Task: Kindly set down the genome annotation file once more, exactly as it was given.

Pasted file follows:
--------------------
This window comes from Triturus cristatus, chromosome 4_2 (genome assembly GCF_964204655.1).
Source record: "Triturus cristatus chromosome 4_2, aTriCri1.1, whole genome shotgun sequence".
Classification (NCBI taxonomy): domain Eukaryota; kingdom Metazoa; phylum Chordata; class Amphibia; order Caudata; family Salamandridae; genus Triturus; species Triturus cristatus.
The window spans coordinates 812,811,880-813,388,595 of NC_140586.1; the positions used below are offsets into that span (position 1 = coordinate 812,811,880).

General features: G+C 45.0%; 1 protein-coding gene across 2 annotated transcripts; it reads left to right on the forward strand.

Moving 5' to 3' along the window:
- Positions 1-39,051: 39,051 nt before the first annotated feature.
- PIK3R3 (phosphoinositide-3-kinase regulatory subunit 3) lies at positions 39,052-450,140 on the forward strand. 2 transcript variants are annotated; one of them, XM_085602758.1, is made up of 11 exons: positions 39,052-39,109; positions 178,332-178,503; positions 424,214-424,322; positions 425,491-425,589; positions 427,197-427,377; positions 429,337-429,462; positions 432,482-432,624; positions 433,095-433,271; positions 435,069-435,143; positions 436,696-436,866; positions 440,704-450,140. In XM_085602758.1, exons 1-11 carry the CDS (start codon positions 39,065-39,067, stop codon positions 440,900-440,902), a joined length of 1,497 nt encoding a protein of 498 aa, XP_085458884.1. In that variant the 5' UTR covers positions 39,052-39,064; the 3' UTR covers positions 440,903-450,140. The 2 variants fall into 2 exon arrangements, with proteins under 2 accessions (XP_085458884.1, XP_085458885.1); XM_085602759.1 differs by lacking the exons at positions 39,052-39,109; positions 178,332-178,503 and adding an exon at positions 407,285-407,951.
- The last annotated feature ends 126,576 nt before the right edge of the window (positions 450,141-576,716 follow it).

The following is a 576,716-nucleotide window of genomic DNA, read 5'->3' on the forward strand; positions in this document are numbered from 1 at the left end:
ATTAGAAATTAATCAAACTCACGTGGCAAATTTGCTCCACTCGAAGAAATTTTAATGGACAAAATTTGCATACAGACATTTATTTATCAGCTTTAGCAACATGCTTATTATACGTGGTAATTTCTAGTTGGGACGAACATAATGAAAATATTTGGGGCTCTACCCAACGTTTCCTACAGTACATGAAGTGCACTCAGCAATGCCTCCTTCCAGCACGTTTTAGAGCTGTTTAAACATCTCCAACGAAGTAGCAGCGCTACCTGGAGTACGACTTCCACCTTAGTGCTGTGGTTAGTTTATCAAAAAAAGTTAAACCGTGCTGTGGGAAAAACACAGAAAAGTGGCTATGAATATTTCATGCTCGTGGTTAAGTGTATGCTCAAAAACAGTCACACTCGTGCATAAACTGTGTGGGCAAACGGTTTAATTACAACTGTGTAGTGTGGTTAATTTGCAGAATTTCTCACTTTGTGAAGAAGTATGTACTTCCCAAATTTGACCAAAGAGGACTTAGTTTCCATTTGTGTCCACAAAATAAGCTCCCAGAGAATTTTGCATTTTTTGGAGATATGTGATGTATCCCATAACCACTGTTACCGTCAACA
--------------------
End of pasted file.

This window comes from Triturus cristatus, chromosome 4_2 (genome assembly GCF_964204655.1).
Source record: "Triturus cristatus chromosome 4_2, aTriCri1.1, whole genome shotgun sequence".
Classification (NCBI taxonomy): domain Eukaryota; kingdom Metazoa; phylum Chordata; class Amphibia; order Caudata; family Salamandridae; genus Triturus; species Triturus cristatus.
The window spans coordinates 812,811,880-813,388,595 of NC_140586.1; the positions used below are offsets into that span (position 1 = coordinate 812,811,880).

General features: G+C 45.0%; 1 protein-coding gene across 2 annotated transcripts; it reads left to right on the forward strand.

Moving 5' to 3' along the window:
- Positions 1-39,051: 39,051 nt before the first annotated feature.
- PIK3R3 (phosphoinositide-3-kinase regulatory subunit 3) lies at positions 39,052-450,140 on the forward strand. 2 transcript variants are annotated; one of them, XM_085602758.1, is made up of 11 exons: positions 39,052-39,109; positions 178,332-178,503; positions 424,214-424,322; positions 425,491-425,589; positions 427,197-427,377; positions 429,337-429,462; positions 432,482-432,624; positions 433,095-433,271; positions 435,069-435,143; positions 436,696-436,866; positions 440,704-450,140. In XM_085602758.1, exons 1-11 carry the CDS (start codon positions 39,065-39,067, stop codon positions 440,900-440,902), a joined length of 1,497 nt encoding a protein of 498 aa, XP_085458884.1. In that variant the 5' UTR covers positions 39,052-39,064; the 3' UTR covers positions 440,903-450,140. The 2 variants fall into 2 exon arrangements, with proteins under 2 accessions (XP_085458884.1, XP_085458885.1); XM_085602759.1 differs by lacking the exons at positions 39,052-39,109; positions 178,332-178,503 and adding an exon at positions 407,285-407,951.
- The last annotated feature ends 126,576 nt before the right edge of the window (positions 450,141-576,716 follow it).

The following is a 576,716-nucleotide window of genomic DNA, read 5'->3' on the forward strand; positions in this document are numbered from 1 at the left end:
ATTAGAAATTAATCAAACTCACGTGGCAAATTTGCTCCACTCGAAGAAATTTTAATGGACAAAATTTGCATACAGACATTTATTTATCAGCTTTAGCAACATGCTTATTATACGTGGTAATTTCTAGTTGGGACGAACATAATGAAAATATTTGGGGCTCTACCCAACGTTTCCTACAGTACATGAAGTGCACTCAGCAATGCCTCCTTCCAGCACGTTTTAGAGCTGTTTAAACATCTCCAACGAAGTAGCAGCGCTACCTGGAGTACGACTTCCACCTTAGTGCTGTGGTTAGTTTATCAAAAAAAGTTAAACCGTGCTGTGGGAAAAACACAGAAAAGTGGCTATGAATATTTCATGCTCGTGGTTAAGTGTATGCTCAAAAACAGTCACACTCGTGCATAAACTGTGTGGGCAAACGGTTTAATTACAACTGTGTAGTGTGGTTAATTTGCAGAATTTCTCACTTTGTGAAGAAGTATGTACTTCCCAAATTTGACCAAAGAGGACTTAGTTTCCATTTGTGTCCACAAAATAAGCTCCCAGAGAATTTTGCATTTTTTGGAGATATGTGATGTATCCCATAACCACTGTTACCGTCAACA